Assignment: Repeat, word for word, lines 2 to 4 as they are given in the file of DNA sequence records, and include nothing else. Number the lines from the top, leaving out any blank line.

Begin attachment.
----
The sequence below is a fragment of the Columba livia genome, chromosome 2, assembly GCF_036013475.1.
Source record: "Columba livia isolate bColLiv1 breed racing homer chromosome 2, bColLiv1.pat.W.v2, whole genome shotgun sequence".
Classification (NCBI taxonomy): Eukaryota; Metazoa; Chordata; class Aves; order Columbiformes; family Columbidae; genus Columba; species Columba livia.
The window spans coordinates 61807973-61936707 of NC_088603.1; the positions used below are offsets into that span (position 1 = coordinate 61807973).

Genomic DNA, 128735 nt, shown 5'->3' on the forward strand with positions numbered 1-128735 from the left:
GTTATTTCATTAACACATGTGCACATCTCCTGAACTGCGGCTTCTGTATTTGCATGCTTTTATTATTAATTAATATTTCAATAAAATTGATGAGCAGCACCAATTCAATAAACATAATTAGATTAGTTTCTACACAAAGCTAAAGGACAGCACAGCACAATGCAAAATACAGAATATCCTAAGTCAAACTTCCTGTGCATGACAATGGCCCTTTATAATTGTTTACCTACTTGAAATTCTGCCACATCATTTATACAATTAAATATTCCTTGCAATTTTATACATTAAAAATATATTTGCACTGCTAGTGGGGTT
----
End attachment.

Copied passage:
Source record: "Columba livia isolate bColLiv1 breed racing homer chromosome 2, bColLiv1.pat.W.v2, whole genome shotgun sequence".
Classification (NCBI taxonomy): Eukaryota; Metazoa; Chordata; class Aves; order Columbiformes; family Columbidae; genus Columba; species Columba livia.
The window spans coordinates 61807973-61936707 of NC_088603.1; the positions used below are offsets into that span (position 1 = coordinate 61807973).